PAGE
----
This month’s heavier than normal trackchasing activity vaulted me into a tie for the season championship.
|2004 TRACKCHASER STANDINGS – JULY|
18 new tracks – 5 states – OH, PA, NY, NV, DE
Carol and I started off the first day of August with lunch at Walt’s Hitching Post in Covington, KY. This is one of my worldwide top 10 restaurants based upon their salted rye bread alone. We were then off to a Sunday day/night double in rural southern Ohio. I had been trying to get Ninety-Three Speedway for years. Once I got there I had this to say, “Just like Glad Rag, the facility was a pigsty and everyone moves at a snail’s pace. Ninety-Three Speedway is fully deserving of tying the Glad Rag Speedway (when it was dirt) for the worst facility I have ever visited.” I’m glad Carol was there to see this dump.
On August 9th I headed out for a nine track, seven-day trip where the weather cooperated perfectly. My first stop was the Butler Farm Show figure 8 promotion. Paul and Eleanor Weidman were awaiting my arrival with a top row seat reserved. I got a kick out of hearing Paul talk about the “old days” of trackchasing. Obviously, his early beginnings were before the internet took over. I asked him how he found the tracks. His answer, “Racing papers, I even called fire stations and ambulance companies looking for tracks”.
A rare Tuesday afternoon show allowed me to visit the Pocono International Raceway – East road course. The real highlight of this day was meeting Andy Ritter’s wife and daughter, Kristey and Natalie aka Baby Bugsy. They provided some great hospitality for the #1 trackchaser living west of the Mississippi. Next, I was off to Palmyra, NY for the fair figure 8 show. Trackchaser P.J. Hollebrand had a booth at the fair selling his racing collectibles. It was fun to see P.J. at work. Thursday it was on to the Cuyahoga County Fair in Berea, OH. On a cool evening I sat with the bundled up Weidmans while I wore shorts. Eleanor Weidman is the most enthusiastic person about county fairs I have ever seen.
Friday saw me at Motordrome Speedway where I just beat the weather. Saturday provided a trackchasing triple for the day. I saw both the road-racing course and the go-kart course at BeaveRun. This was my first and only champ kart-counting event of the season. I enjoyed it. Following those afternoon shows, I ventured up to Jennerstown for an evening show for ASA stock cars. ASA is not what it used to be. I froze my butt off at Jennerstown, which is a very nice facility.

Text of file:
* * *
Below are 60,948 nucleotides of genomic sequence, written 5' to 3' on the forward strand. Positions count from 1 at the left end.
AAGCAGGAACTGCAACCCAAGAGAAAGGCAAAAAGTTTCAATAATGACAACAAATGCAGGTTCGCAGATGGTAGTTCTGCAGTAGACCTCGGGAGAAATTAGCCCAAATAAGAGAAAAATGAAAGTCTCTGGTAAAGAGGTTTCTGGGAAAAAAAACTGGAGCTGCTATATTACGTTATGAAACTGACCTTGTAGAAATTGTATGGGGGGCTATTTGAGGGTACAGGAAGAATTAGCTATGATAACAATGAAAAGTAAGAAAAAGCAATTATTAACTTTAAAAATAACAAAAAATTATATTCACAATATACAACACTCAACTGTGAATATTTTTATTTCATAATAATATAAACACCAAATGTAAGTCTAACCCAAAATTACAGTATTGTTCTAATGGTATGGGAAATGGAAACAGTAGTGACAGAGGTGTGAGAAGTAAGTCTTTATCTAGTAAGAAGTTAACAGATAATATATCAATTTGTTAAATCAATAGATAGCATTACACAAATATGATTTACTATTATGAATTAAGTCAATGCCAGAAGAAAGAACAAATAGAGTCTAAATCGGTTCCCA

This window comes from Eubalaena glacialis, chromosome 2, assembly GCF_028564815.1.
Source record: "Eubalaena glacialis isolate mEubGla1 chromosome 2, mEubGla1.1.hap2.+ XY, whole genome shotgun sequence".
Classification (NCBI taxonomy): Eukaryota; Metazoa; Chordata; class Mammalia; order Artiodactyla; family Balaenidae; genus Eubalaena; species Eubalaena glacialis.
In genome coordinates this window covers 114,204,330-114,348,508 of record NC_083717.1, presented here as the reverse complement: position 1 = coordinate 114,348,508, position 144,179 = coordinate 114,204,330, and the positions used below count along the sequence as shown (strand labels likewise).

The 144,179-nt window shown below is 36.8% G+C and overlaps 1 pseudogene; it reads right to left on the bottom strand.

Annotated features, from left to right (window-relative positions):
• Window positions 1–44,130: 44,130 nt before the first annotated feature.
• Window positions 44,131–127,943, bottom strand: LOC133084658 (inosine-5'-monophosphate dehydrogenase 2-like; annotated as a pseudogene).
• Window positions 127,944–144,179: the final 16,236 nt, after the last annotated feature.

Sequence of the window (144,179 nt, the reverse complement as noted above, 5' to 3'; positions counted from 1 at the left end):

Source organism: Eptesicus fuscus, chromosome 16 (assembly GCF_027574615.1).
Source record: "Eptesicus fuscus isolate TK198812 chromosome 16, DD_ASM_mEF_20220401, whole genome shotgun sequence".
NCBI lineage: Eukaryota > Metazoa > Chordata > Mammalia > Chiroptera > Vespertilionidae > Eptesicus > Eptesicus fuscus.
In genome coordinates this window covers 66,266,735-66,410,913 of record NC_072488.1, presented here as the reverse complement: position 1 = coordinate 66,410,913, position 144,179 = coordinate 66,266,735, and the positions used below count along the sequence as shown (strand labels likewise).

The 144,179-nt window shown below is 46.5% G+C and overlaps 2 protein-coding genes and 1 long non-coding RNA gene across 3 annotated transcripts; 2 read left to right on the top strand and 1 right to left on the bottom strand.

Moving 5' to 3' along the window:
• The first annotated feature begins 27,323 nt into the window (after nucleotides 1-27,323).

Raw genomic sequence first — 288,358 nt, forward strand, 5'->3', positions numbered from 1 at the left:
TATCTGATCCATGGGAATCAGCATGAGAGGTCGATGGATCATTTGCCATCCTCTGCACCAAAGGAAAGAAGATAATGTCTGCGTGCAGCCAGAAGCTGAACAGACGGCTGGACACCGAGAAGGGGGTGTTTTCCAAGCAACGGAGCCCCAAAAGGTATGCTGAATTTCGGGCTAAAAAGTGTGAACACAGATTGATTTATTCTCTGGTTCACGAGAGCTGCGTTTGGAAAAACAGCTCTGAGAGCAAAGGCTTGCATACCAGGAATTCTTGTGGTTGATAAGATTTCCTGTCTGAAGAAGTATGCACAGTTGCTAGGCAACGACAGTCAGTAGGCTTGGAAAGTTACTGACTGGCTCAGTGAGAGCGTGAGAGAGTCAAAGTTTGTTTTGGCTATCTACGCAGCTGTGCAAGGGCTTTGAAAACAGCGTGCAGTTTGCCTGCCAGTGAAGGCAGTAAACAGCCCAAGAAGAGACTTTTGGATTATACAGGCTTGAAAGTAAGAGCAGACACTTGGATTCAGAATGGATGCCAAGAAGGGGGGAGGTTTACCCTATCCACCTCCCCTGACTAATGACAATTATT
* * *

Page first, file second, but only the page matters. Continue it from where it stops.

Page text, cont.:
My last day of the trip took me to the Sportman’s Speedway where the show had constant delays. Nevertheless, with my 80th track of the season in the books, I announced I would try for 100 tracks in 2004. My best ever total previously was 76 tracks. A highlight of the trip was being able to talk my way onto the course at the Latrobe Country Club. The golf course has been owned by Arnold Palmer for more than 30 years. Although I had to play by myself I had a wonderful time.
Following a Lake Tahoe trip with our friends the Moodys, Carol and I stopped in Tonopah, NV for a solo track visit. Tonopah is nearly a ghost town and the track may not be in the middle of nowhere but you can see it from there. We were very fortunate to get the track in as a mountain storm nearly cancelled the races.
After a couple of days in San Clemente, it was back on the road for a four-day six-track trip to the east. My first stop at Farmington Speedway found a very rural operation. I also met Mike Leone for the first time. Mike works in management at Mercer Raceway Park and was taking a busman’s holiday. I really enjoyed meeting Mike and talking race management with him. Friday I paid a return visit to Selinsgrove Raceway Park after getting rained out there in April.
Saturday afternoon took me to Nazareth Speedway on a very warm afternoon. This was Nazareth’s last weekend of racing after 50 years in the business. The highlight of the day was meeting Guy Smith’s mother and her sister Virginia. It was also fun to talk with Pam Smith. A bad weather forecast for central Pennsylvania pushed me down into Delaware for a very well run program at Airport Speedway on Saturday evening.
The final day of the trip allowed me to see more police involvement at the dingy motels I stay at. This time the Willow Hill Motel was the seen of some domestic disputes amongst some motorcycle people. Nelson Ledges ran in the rain. Dog Hollow was my final track of this trip and like many others events this season I was lucky to beat the rain.
This is the first month this year that I’ve led the season track championship standings.